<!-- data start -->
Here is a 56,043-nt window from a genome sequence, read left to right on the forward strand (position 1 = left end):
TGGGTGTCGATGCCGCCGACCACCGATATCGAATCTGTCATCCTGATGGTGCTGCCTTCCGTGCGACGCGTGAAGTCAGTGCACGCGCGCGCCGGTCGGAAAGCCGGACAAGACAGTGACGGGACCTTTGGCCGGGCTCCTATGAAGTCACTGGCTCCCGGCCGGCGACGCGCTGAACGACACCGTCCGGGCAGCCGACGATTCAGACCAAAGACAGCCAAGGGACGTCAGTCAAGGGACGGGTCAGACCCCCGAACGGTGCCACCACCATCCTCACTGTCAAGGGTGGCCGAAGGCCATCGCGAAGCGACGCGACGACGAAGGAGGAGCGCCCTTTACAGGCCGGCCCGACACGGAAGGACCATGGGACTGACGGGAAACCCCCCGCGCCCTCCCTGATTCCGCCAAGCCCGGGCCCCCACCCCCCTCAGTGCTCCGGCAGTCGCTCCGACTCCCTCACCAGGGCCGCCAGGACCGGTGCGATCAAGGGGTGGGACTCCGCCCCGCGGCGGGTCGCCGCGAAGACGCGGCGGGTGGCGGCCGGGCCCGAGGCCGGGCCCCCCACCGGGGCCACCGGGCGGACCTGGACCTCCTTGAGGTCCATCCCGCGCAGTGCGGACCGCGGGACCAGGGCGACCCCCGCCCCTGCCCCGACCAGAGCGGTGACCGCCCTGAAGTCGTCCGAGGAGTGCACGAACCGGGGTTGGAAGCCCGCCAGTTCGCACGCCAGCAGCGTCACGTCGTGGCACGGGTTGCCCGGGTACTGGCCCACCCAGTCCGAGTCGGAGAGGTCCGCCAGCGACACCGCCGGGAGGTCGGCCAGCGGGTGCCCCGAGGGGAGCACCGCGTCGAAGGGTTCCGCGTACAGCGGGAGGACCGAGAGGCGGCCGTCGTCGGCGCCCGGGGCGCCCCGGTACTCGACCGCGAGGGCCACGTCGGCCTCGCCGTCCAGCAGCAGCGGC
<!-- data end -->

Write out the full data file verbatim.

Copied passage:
Here is a 56,043-nt window from a genome sequence, read left to right on the forward strand (position 1 = left end):
TGGGTGTCGATGCCGCCGACCACCGATATCGAATCTGTCATCCTGATGGTGCTGCCTTCCGTGCGACGCGTGAAGTCAGTGCACGCGCGCGCCGGTCGGAAAGCCGGACAAGACAGTGACGGGACCTTTGGCCGGGCTCCTATGAAGTCACTGGCTCCCGGCCGGCGACGCGCTGAACGACACCGTCCGGGCAGCCGACGATTCAGACCAAAGACAGCCAAGGGACGTCAGTCAAGGGACGGGTCAGACCCCCGAACGGTGCCACCACCATCCTCACTGTCAAGGGTGGCCGAAGGCCATCGCGAAGCGACGCGACGACGAAGGAGGAGCGCCCTTTACAGGCCGGCCCGACACGGAAGGACCATGGGACTGACGGGAAACCCCCCGCGCCCTCCCTGATTCCGCCAAGCCCGGGCCCCCACCCCCCTCAGTGCTCCGGCAGTCGCTCCGACTCCCTCACCAGGGCCGCCAGGACCGGTGCGATCAAGGGGTGGGACTCCGCCCCGCGGCGGGTCGCCGCGAAGACGCGGCGGGTGGCGGCCGGGCCCGAGGCCGGGCCCCCCACCGGGGCCACCGGGCGGACCTGGACCTCCTTGAGGTCCATCCCGCGCAGTGCGGACCGCGGGACCAGGGCGACCCCCGCCCCTGCCCCGACCAGAGCGGTGACCGCCCTGAAGTCGTCCGAGGAGTGCACGAACCGGGGTTGGAAGCCCGCCAGTTCGCACGCCAGCAGCGTCACGTCGTGGCACGGGTTGCCCGGGTACTGGCCCACCCAGTCCGAGTCGGAGAGGTCCGCCAGCGACACCGCCGGGAGGTCGGCCAGCGGGTGCCCCGAGGGGAGCACCGCGTCGAAGGGTTCCGCGTACAGCGGGAGGACCGAGAGGCGGCCGTCGTCGGCGCCCGGGGCGCCCCGGTACTCGACCGCGAGGGCCACGTCGGCCTCGCCGTCCAGCAGCAGCGGC